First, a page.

Pulling weeds can be hard work. And if you don’t do it correctly, it can place unnecessary strain on your back, leading to injuries and long-term problems.
But, you can make weeding safer and easier. So, let’s take a look at how to pull weeds without hurting your back.
How To Pull Weeds Without Hurting Your Back
Before pulling weeds, it’s a good idea to warm up with some gentle exercise. Just a few minutes of walking and other light gardening activities help to increase blood flow to your muscles. Also, try some slow and gentle stretches to improve your flexibility and help your muscles relax.
Use The Correct Technique
Using the correct lifting technique is one of the most important things you can do to avoid hurting your back when pulling weeds. Don’t bend with your spine. Instead, squat using your hips and knees, keeping your spine straight.
Get your body as close to the weed as you can. This helps you keep the right center of gravity and maintain a straight back while pulling, avoiding unnecessary stress on your back.
Use both arms when pulling the weed. Pulling using a single-arm causes extra body rotation, placing stress on your spine. Grab the weed at the base where it emerges from the ground, then lift the weed out with a slow and steady motion. Pull the weed up and out, rather than at an angle, to make sure the weed doesn’t break.
Rather than standing as you pull, kneeling reduces the amount of bending that you do.
Sitting Down Can Help
You can take a lot of strain off your back if you don’t have to bend over as much. A comfortable way to reduce strain is to sit on a gardening bench or small stool while you pull.
Pull The Weeds When The soil Is Wet
Pulling weeds out of hard and dry soil requires strength and exertion. You can make it easier for yourself by weeding when the soil is wet and softer. You can wait until the day after rainfall. Or you can water the area yourself.
Use The Right Tools
If you use a long-handled weeding tool, you can stand up while you work. This means less time on your hands and knees or bending over while weeding. And it makes weed extraction easier than hand pulling.
Here are some options for you to try:
You can use a spade to dig around and under deep-rooted weeds making it easier to pull the weed out.
A long-handled corkscrew weeder is a good tool for removing lawn weeds with taproots, such as dandelions. You screw the weeder into the ground around the weed. Then you can lift the weed out along with its roots.
Fiskars stand-up weeder is an excellent tool that allows you to remove dandelions and other small weeds from a standing position.
It’s one of the easiest standing weeding tools to use:
- You place the weeder over the weed.
- Then step on a foot pedal to make the claws grab the weed by its root.
- Then you pull the tool up, lifting the weed out of the ground.
- Finally, eject the weed from the claws into a disposal bag.
If you’re dealing with large weeds with a tangled mass of roots, the CobraHead long-handle weeder is a good tool. With the large hook, you can get underneath the weeds, which makes it easier to pull them out. The CobraHead weeder also causes less disturbance to the surrounding area than a shovel.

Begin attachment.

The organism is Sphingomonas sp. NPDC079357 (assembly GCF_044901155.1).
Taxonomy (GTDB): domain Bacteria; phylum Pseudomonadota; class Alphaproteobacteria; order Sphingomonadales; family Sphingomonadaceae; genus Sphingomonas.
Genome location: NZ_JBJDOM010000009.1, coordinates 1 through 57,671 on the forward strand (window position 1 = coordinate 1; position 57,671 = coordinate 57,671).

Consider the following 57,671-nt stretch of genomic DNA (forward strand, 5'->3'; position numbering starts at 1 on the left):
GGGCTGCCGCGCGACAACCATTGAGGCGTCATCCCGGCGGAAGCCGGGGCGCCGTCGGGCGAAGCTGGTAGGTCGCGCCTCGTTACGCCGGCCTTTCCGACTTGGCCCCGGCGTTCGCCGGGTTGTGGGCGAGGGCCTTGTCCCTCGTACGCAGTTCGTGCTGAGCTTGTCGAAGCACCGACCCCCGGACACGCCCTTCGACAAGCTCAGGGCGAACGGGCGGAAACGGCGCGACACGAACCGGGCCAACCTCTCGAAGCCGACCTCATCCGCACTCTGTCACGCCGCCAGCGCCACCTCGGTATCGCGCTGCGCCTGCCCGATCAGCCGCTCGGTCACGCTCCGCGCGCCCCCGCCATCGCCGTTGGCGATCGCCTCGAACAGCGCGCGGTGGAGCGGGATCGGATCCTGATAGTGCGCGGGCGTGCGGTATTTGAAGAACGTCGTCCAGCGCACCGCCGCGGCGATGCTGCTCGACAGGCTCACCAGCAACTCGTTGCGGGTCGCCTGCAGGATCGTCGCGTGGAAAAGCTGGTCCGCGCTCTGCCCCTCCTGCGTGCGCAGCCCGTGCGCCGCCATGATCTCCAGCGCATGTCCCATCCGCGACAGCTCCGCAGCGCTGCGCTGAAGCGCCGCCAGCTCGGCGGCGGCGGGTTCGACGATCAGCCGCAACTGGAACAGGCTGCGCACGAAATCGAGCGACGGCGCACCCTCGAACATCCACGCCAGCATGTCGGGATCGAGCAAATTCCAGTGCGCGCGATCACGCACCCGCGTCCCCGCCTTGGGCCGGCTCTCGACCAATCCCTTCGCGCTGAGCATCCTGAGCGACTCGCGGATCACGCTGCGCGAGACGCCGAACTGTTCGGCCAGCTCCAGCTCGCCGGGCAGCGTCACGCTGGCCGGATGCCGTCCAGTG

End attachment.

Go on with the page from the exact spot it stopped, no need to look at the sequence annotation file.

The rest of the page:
Lighten Your Load
Some weeds reroot if you leave them lying on the soil. So if you want to get rid of weeds permanently, collect them in a bag or bucket. But make sure you don’t overfill the bag. Keeping the load light and making regular trips to dispose of the weeds is better than risking injury to your back by carrying a weight that is too heavy. You can make it even easier by using a wheelbarrow that you can push around your backyard instead.
Get The Kids To Help
Okay, so it’s cheating a little bit. But getting the kids to help makes the job easier, especially if there are a lot of weeds to pull. It will reduce the amount you have to bend down. And it can also be a lot of fun.
Finally, it’s a lot easier to pull weeds if there aren’t many of them to pull in the first place. So it’s a good idea to practice weed prevention.
To reduce the number of weeds in your yard, try the following:
When pulling weeds out of the ground, make sure you remove all the roots. Some weeds can regrow from root pieces that are left behind.
Mulching around your garden beds helps prevent weed seeds from germinating and developing. Mulch also stops weed seeds from reaching the soil.
Use a pre-emergent herbicide to create a chemical barrier in the soil that prevents weed seeds from developing into mature plants after germination. The pre-emergent chemicals kill weed seedlings before they grow through the topsoil.
Maintain the health of your lawn. Unhealthy lawns with a patchy and sparse covering of grass are vulnerable to weed invasion. Weeds in grass can be prevented by growing a thick and lush lawn that stops them from becoming established.
Why does my back hurt when pulling weeds?
Bending over repeatedly to pull weeds places stress on your back muscles. To reduce the stress, take regular small breaks, and consider using a stool or bench to sit down on if you have a lot of weeding to do.
Why does gardening hurt my back?
Gardening can hurt your back because of excessive load applied to the muscles and discs. Being careful when lifting heavy objects, limiting the amount of bending, and developing strong core muscles can protect you from injury and back pain.
Can you pull weeds with a shovel?
You can use a shovel to dig around and underneath the weed. This makes it easier to pull the weed out of the ground. Using a shovel is particularly useful when removing weeds with deep roots. And a shovel helps dig out any leftover pieces of roots after weed removal.